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E.K., N.M.G., P.A. and S.M. conceived the study and designed the experiments. T.Hu., P.A. and A.K. evaluated clinical genetic results and coordinated recruitment of study participants. P.A. and J.J. performed skin biopsies and blood collections. P.A., D.B., D.L. and D.W. performed ovarian stimulations and oocyte retrievals. N.M.G., R.T.H. and S.M. conducted spindle transfer, intracytoplasmic sperm injection, embryo culture and establishment of ES cell lines. E.K., R.T.H., H.M., Y.Le., Y.Li, R.A., T.Ha. and N.M.G. cultured ES cells. E.K., C.V.D., Y.Le. and T.Ha. performed teratoma studies. E.K., C.V.D., Y.Li and D.J. performed mitochondrial complex assays. J.W., P.M.R. and A.P.L. performed in vitro differentiation and Seahorse assays. K.A. and D.T. performed mtDNA transcription experiments. E.K., C.V.D., R.T.H. and A.K. prepared mtDNA and performed MiSeq assays. E.K. and Y.Le. performed NGS data analysis and interpretation. E.K., C.V.D. validated mtDNA mutations by Sanger sequencing. H.M. and R.T.H. performed ARMS–qPCR. X.W., S.L. and T.Hu. performed CNV data analysis. R.K. and C.C. performed the comparative genome hybridization array. S.O. performed G-banding karyotypes. E.K., J.W., D.P.W., J.C.I.B., P.A. and S.M. analysed data and wrote the paper.

Competing interests

The authors declare no competing financial interests.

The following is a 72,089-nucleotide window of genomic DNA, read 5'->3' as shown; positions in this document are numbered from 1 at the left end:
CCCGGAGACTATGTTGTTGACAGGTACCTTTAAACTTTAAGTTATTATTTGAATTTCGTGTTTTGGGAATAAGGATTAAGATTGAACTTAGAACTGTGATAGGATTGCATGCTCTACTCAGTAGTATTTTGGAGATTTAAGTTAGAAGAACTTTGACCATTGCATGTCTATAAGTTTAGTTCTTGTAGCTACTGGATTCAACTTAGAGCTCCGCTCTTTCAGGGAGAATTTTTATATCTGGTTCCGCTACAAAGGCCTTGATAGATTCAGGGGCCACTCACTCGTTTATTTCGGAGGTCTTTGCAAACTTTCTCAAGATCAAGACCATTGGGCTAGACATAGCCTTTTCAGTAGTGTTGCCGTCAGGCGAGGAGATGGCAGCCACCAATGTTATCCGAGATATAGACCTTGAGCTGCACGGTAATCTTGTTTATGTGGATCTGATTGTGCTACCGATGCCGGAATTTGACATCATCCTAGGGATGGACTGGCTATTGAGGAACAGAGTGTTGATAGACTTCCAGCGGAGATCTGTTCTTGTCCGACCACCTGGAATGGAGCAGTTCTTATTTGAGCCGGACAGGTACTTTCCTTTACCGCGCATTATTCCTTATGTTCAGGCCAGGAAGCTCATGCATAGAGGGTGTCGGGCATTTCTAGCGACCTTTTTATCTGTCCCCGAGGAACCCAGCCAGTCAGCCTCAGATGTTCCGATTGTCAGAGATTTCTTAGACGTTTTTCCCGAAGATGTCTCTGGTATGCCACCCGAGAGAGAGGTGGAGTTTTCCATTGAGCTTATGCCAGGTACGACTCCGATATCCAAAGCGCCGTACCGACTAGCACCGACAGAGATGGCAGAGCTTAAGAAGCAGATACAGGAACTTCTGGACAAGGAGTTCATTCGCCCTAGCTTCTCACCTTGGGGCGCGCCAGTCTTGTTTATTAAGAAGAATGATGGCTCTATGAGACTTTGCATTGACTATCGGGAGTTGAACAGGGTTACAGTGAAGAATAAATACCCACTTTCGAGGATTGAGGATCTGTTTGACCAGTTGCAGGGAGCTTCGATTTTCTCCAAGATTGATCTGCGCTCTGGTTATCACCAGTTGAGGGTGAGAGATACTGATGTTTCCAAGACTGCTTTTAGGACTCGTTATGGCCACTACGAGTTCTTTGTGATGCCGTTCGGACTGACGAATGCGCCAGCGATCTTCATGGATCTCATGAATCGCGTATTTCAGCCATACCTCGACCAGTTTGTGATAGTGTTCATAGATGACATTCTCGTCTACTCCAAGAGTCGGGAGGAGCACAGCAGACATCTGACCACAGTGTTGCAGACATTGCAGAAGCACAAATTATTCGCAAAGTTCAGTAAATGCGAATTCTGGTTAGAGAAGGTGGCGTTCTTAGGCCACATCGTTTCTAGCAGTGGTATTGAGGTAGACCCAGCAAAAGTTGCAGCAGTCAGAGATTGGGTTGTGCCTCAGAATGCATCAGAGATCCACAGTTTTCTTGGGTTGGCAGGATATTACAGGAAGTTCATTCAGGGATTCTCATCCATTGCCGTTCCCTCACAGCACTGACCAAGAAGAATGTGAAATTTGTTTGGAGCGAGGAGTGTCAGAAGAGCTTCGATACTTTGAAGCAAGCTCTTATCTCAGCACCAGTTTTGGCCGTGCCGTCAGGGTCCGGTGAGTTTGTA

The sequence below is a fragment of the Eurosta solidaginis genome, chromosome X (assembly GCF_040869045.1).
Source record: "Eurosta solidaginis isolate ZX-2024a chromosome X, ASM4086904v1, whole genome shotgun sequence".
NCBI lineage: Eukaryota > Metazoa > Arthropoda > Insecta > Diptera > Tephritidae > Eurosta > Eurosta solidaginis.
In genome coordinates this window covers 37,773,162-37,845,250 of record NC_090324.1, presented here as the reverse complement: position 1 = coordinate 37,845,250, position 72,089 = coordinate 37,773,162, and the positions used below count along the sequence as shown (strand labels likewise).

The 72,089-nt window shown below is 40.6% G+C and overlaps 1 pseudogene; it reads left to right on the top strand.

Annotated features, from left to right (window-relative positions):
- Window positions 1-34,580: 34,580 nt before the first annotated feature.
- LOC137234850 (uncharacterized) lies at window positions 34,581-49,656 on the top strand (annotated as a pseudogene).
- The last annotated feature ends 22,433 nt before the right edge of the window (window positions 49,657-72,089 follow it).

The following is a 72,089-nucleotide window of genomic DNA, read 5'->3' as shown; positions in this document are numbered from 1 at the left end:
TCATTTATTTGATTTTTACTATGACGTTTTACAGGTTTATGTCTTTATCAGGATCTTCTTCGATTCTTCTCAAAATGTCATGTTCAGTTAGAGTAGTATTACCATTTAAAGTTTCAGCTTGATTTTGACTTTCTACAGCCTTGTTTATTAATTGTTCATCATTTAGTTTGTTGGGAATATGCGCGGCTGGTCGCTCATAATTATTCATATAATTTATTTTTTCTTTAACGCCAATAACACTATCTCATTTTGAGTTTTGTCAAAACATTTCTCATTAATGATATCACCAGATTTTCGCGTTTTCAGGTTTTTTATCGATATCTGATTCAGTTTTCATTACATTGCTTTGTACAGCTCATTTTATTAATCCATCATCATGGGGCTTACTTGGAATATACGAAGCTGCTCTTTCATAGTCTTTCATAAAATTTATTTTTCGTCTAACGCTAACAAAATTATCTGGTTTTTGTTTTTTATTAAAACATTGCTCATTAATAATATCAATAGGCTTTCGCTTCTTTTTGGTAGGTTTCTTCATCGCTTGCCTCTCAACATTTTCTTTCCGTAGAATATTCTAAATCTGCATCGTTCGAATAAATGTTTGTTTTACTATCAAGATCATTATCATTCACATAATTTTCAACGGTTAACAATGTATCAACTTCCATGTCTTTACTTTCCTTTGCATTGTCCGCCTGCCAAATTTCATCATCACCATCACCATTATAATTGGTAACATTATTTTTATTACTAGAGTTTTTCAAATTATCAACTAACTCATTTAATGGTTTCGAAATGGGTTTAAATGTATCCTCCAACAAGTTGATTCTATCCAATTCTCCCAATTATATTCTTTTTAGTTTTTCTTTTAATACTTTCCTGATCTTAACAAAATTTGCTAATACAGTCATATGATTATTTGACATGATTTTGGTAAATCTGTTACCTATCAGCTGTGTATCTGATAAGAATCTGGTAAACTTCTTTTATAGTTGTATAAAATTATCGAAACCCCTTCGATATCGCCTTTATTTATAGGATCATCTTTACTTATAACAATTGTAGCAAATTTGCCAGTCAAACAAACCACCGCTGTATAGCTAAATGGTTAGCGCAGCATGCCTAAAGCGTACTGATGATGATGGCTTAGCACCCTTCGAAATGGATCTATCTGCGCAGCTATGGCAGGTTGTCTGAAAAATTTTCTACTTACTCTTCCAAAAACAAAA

Corresponding authors

Correspondence to Paula Amato or Shoukhrat Mitalipov.

Reviewer Information Nature thanks E. Shoubridge and the other anonymous reviewer(s) for their contribution to the peer review of this work.

Extended data

Supplementary information

Excel files

  1. 1.

    Supplementary Table 1

    Sequence differences between egg donor haplotypes understudy by whole mtDNA sequencing (syn, synonymous; non-syn, nonsynonymous; frmshft, frameshift).

  2. 2.

    Supplementary Table 2

    mtDNA variants in oocytes and somatic tissues from mutant carriers and children and healthy oocyte donors (syn, synonymous; non-syn,non- synonymous; frmshft, frameshift).

  3. 3.

    Supplementary Table 3

    Maternal mtDNA analysis in ESCs derived from ST blastocysts (syn, synonymous; non-syn, non- synonymous; frmshft, frameshift).

  4. 4.

    Supplementary Table 4

    Analysis of maternal mtDNA heteroplasmy in ESCs derived from somatic cell nuclear transfer (SCNT) blastocysts (syn, synonymous; nonsyn, non- synonymous; frmshft, frameshift).

  5. 5.

    Supplementary Table 5

    Maternal mtDNA heteroplasmy changes in 18 ST-ES and 8NT-ES cell lines. Filtered reads were aligned to the human mitochondrial sequence reference NC_012920.1 followed by variant calling. Presented nucleotide positions indicate difference from the reference or between different human haplotypes.